While Wagner's idea for "Siegfrieds Tod" was predicated on the need to show why the opera's hero had to die, the idea central to what became The Death of Klinghoffer, premiered in Brussels in 1991, was predicated on the idea of preserving the event's mystery, its portentous meaninglessness.
When Adams read Goodman's full libretto, he recalls being struck by its "strange, almost biblical" quality. This impression was carried through the writing of the opera which, even if it will never escape the label of "docu-opera", rejoices in the techniques of sacred oratorio and the interspersing of narrated and direct action with more reflective episodes, usually given to the chorus.

We do not encounter Klinghoffer until the second act, and his death - though its conditions are prepared by the passing of a gun to Omar, the youngest of the terrorists - takes place outside the framework of directly represented or narrated action. In fact, it happens twice. The first time, accompanied by disturbing, descending swirls in the orchestra, there is no singing (Omar is a dancing role), and the episode is bracketed by an affecting but bland soliloquy by Marilyn Klinghoffer, who knows nothing of the event. The second time, Klinghoffer's body is doubled by another dancer while the singer stands aside in the socalled "Aria of the Falling Body", to some of the tenderest and most beautifully shaped music Adams has yet written.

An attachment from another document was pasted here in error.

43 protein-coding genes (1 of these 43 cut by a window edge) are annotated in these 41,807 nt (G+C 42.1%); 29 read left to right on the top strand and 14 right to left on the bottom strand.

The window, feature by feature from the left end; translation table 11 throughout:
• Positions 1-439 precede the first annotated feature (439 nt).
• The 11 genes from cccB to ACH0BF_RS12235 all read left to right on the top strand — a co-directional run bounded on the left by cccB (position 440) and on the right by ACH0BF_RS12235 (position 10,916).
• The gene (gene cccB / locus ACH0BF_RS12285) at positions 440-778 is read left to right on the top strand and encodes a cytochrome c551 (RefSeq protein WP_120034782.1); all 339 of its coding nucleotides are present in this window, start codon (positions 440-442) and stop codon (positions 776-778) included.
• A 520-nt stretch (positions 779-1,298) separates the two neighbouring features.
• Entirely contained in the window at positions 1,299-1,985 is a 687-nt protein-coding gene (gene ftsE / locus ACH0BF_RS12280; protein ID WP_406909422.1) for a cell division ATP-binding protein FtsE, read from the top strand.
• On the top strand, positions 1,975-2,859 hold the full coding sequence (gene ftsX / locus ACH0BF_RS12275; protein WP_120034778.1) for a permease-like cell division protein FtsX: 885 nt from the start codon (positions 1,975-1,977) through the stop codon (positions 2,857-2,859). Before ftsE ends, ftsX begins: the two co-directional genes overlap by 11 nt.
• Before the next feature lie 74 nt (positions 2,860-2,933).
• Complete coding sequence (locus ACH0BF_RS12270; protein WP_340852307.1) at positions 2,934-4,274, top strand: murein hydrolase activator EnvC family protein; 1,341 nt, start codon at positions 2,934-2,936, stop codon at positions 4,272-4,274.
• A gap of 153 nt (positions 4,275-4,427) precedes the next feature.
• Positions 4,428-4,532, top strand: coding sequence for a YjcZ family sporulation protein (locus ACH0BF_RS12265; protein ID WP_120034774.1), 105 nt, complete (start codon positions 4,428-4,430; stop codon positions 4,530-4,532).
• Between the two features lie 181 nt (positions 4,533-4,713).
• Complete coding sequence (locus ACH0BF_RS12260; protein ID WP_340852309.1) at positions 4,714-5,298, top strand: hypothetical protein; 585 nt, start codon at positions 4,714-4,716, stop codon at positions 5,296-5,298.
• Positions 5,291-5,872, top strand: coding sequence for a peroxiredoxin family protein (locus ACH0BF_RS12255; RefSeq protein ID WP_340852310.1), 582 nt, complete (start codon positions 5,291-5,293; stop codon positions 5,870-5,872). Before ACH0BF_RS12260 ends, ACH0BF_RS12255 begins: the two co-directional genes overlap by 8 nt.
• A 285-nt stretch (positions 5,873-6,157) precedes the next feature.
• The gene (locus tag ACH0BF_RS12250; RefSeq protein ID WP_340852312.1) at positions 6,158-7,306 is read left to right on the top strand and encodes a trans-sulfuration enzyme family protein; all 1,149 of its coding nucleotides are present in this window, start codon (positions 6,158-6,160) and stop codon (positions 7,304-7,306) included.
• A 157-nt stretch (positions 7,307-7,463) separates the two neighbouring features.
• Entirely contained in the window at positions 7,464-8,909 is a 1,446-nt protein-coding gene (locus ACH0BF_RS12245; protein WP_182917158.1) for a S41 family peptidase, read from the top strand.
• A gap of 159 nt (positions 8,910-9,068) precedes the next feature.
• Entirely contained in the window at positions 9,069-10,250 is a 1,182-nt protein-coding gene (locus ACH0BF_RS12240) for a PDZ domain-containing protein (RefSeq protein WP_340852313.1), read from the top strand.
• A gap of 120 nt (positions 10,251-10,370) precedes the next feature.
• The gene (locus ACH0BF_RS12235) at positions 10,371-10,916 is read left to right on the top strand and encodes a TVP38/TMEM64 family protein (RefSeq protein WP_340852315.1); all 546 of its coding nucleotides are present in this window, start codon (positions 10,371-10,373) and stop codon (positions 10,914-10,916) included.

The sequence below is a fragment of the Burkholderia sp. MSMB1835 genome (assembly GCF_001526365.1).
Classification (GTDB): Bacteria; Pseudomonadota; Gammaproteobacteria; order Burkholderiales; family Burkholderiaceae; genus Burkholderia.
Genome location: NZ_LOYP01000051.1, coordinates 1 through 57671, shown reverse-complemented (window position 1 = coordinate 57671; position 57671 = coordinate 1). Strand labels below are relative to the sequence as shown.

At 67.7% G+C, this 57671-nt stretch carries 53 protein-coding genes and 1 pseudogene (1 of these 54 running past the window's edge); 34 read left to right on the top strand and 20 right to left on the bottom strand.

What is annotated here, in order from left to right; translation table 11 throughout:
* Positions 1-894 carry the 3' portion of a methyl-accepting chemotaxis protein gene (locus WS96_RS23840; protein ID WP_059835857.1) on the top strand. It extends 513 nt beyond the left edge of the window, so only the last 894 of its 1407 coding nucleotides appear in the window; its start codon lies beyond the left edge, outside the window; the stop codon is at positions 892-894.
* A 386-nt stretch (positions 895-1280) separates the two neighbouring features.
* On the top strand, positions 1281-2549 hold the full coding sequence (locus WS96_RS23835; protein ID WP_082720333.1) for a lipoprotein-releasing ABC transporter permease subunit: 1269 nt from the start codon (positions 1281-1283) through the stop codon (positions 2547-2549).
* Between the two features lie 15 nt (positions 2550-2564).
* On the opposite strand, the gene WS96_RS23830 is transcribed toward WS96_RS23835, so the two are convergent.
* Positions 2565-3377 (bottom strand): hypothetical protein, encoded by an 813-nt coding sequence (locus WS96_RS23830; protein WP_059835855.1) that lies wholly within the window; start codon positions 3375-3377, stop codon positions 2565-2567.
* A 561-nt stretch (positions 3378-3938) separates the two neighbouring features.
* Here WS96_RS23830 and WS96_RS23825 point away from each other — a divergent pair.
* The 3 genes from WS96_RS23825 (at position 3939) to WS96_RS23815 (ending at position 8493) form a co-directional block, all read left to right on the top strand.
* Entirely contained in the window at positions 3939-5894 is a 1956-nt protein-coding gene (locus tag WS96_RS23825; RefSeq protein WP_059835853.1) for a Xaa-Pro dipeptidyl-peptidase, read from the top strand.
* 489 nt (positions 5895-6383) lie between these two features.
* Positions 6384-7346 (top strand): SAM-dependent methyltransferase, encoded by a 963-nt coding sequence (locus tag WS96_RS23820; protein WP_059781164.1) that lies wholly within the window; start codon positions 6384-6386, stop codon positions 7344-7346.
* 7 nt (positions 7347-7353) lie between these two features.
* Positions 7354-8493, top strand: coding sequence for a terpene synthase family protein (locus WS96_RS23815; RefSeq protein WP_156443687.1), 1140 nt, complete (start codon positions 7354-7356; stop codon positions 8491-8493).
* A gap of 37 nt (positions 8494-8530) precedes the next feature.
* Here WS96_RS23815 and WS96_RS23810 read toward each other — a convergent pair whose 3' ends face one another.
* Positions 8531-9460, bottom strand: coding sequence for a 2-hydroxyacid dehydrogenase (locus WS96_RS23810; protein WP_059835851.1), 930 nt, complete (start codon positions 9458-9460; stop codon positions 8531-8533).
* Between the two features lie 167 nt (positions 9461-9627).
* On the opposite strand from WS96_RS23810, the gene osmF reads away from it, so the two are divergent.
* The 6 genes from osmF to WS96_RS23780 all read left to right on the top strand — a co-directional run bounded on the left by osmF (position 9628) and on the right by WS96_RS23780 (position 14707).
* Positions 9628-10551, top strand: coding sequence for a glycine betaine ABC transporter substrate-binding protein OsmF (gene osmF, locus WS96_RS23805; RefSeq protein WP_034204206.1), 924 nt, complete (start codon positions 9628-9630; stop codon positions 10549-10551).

For the work's London stage premiere, the director Tom Morris has chosen to represent the two deaths in mirror image, with Klinghoffer peacefully gazing over the deck railing out to sea, apparently unaware of the young Palestinian hesitating behind him. The first time he faces the audience; the second time the dancers enact the scene from the rear of the stage, with Klinghoffer's body and chair cast overboard and into the waves, to Arthur Pita's beautifully fluid slow-motion choreography, while the singing role is taken, magnificently, by Alan Opie, from just off centrestage. The dual representation of the act's mindless brutality also has an otherworldly beauty, and its mysterious negative energy radiates outward, disrupting any sense of closure around the drama or the events it relates. Klinghoffer's death, though a real enough event and still of course a painful memory to his surviving family and friends, merges with the religious rituals that bear testament to humanity's deep-rooted need to witness the shedding of its own blood.

Morris's production, to designs by Tom Pye, is every bit as good as it needs to be for mounting Adams's problematic but ultimately impressive second opera. The fluidity of the choral settings offsets their dramatic stasis without disturbing the quasi-liturgical atmosphere. The documentary-style projections interpolate a modern a sense of pacing without upsetting the powerful gravitational lurches, in both libretto and score, between folk-religious mysticism and bland vernacular.